Mr. Woods has been interviewed by and quoted in several publications, including the New York Times, the Los Angeles Times, Law360, the Los Angeles Daily Journal, the San Jose Mercury News, Benchmark Litigation, the BBC, several national radio stations and more. Over the course of Mr. Woods’ career, he’s been recognized by The American Lawyer, National Law Journal, the New York Times, the Wall Street Journal, the Los Angeles Times, The Recorder, The Guardian, the Washington Post, NPR, CNN, USA Today and several other publications for his work.

Mr. Woods’ other victories include:

  • In City of Los Angeles v. Charter Holdings, The City of Los Angeles sued Charter Holdings, an affiliate of Wells Fargo Bank, for breach of a lease, in Los Angeles Superior Court.The dispute involved the City’s claimed right to terminate its lease as to several floors in an office building several years early.The dispute had an estimated value of $7.5 million.Following the completion of discovery and on the eve of trial in March 2016, after Mr. Woods filed a very persuasive trial brief, the City decided to abandon its claims.The City not only dismissed the case, it paid Wells Fargo Bank $98,000 in attorneys’ fees.
  • Representing HdL Software, two other entities, and two individuals in a trade secret case brought by Portfolio Recovery Associates and MuniServices LLC. After winning several motions and even obtaining sanctions against opposing counsel, the plaintiffs agreed to dismiss the remainder of the case as the trial date approached.
  • Winning an arbitration involving the purchase and sale of a $30 million home in Beverly Hills, against Nile Niami, who is reportedly building a $500 million spec home, with a 20,000-square foot master bedroom. In October of 2015, Mr. Woods won a judgment of $4million plus attorney’s fees and costs in an arbitration in Los Angeles.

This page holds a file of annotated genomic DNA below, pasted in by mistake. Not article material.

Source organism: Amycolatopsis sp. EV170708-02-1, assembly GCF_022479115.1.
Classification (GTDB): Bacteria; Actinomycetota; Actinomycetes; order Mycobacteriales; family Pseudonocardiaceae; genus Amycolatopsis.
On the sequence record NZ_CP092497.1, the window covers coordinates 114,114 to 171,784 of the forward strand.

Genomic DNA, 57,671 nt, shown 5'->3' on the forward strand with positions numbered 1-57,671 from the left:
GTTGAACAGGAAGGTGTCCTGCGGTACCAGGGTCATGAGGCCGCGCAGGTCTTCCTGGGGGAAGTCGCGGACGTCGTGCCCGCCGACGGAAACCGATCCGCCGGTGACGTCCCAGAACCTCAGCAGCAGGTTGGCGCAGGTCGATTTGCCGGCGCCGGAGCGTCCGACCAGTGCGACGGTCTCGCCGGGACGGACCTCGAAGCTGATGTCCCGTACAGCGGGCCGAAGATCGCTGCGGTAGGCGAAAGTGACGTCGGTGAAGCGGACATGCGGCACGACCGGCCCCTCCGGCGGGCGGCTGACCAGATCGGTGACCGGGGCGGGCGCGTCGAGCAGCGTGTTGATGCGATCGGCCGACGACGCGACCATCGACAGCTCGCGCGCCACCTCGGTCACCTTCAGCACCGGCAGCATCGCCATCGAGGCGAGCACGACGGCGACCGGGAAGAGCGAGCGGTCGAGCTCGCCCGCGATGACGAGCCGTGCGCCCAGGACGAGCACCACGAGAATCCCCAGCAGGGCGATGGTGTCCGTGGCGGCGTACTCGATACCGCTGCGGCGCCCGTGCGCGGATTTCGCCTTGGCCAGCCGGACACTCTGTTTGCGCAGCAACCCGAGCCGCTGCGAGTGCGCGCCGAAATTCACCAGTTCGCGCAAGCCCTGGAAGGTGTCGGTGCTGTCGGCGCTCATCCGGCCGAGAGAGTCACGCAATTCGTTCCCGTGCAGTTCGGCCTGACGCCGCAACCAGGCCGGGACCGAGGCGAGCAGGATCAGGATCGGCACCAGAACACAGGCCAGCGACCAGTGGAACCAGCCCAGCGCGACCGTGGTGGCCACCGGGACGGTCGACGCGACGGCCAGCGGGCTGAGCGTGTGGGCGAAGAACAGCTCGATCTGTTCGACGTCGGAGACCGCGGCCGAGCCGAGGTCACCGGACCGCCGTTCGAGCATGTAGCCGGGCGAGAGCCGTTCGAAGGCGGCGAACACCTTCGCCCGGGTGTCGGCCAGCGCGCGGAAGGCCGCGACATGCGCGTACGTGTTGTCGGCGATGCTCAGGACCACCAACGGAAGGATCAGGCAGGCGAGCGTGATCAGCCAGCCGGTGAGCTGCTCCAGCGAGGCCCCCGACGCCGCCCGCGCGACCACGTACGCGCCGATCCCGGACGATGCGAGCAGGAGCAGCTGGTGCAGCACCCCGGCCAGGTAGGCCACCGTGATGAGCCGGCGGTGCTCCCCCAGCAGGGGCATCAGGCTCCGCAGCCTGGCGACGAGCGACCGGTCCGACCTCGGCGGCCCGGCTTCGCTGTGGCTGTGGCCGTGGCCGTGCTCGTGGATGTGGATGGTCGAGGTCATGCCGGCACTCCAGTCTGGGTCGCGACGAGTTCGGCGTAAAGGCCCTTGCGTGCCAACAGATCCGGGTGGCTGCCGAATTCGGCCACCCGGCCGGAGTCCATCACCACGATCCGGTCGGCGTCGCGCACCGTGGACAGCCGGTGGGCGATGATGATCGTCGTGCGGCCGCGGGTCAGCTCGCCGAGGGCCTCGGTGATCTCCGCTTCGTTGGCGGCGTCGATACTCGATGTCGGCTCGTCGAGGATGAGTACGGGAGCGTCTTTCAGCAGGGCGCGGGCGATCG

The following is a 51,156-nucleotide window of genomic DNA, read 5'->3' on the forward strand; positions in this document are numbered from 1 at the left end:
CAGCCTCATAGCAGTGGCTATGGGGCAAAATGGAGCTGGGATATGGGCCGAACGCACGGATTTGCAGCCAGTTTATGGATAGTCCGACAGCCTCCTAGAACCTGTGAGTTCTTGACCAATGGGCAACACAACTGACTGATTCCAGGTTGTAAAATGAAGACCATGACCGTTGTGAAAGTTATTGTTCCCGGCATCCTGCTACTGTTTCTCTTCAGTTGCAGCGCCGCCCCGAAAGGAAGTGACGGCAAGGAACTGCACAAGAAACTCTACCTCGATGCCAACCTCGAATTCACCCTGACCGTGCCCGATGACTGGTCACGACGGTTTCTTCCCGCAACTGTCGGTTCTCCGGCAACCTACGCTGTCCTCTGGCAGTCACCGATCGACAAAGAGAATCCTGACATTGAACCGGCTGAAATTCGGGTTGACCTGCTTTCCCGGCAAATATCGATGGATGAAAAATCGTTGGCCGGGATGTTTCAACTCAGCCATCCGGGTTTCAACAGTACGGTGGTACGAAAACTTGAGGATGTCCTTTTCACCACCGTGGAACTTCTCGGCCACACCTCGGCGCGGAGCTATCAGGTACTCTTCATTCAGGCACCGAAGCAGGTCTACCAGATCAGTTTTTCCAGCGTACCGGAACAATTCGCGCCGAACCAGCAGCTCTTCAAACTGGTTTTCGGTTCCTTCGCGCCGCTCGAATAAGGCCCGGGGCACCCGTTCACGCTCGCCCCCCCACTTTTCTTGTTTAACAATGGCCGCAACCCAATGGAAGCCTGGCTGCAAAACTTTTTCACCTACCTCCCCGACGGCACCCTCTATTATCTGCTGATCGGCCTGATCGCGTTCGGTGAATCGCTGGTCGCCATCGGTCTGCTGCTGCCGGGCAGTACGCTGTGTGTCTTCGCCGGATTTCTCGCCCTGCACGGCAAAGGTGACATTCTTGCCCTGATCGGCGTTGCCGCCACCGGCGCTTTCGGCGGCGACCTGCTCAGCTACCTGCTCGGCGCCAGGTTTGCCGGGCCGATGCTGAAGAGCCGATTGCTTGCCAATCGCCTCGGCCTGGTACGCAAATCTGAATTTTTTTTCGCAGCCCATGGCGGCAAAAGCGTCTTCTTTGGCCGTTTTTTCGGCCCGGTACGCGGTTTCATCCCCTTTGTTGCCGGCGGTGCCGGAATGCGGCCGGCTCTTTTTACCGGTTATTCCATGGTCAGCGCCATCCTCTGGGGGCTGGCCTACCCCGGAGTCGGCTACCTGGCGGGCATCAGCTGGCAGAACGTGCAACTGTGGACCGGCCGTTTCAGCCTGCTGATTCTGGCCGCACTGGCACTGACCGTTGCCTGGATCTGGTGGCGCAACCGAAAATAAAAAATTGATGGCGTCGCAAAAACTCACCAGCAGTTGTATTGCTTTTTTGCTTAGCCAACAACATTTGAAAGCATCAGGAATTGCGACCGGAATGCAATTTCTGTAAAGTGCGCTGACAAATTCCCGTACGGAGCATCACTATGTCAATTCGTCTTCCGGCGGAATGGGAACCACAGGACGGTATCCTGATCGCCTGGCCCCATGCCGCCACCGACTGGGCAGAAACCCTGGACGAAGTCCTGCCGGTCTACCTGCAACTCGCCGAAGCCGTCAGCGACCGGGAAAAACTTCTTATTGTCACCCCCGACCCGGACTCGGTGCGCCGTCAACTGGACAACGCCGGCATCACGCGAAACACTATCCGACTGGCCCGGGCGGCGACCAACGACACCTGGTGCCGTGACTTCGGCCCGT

In his spare time, Mr. Woods has authored many articles and, for 20 years, authored the annual update to the California Continuing Education of the Bar’s three-volume treatise, California Civil Procedure During Trial. Mr. Woods' publications include:

  • Author, Annual Updates to California Trial Practice: Civil Procedure During Trial, California Continuing Education of the Bar, 1998 - 2016.
  • Co-author, "Understanding the Repeal of Don't Ask Don't Tell, "Aspatore Special Report, 2011.
  • "Easy Cases Can Make Bad Law – Belaire-West Landscape and Discovery in California Wage and Hour Class Actions," California Litigation Report, July 2008.
  • "Employers Prevail in Class Actions Challenging Overtime Pay Exemption Status," California Litigation Report, February 2007.
  • “Enforceability of Covenants Not To Complete in California,” December 2004.
  • He has also been a community leader; a past President of the boards of directors of the Inner City Law Center, Uncommon Good, and the Los Angeles County Bar Foundation. He also volunteered as a judge pro tem in California state courts for 15 years.

Admissions & Associations

State Bar of California

United States District Court for the Northern, Eastern, Central and Southern Districts of California

United States Court of Appeals for the Ninth Circuit

United States Court of Appeals for the Third Circuit

Federal Circuit

United States Supreme Court

Litigation Counsel of America, Senior Fellow (2021)

American Bar Foundation, Patron Fellow

Inner City Law Center, Board Member (1999-present) and Board President (2006-2012)

Uncommon Good (2000 to present), Board Member

Association of Business Trial Lawyers, Member

Practice Groups

University of Southern California School of Law, J.D.

University of Southern California, B.A.
cum laude

Awards & Recognitions


Litigation: General Commercial
Chambers and Partners USA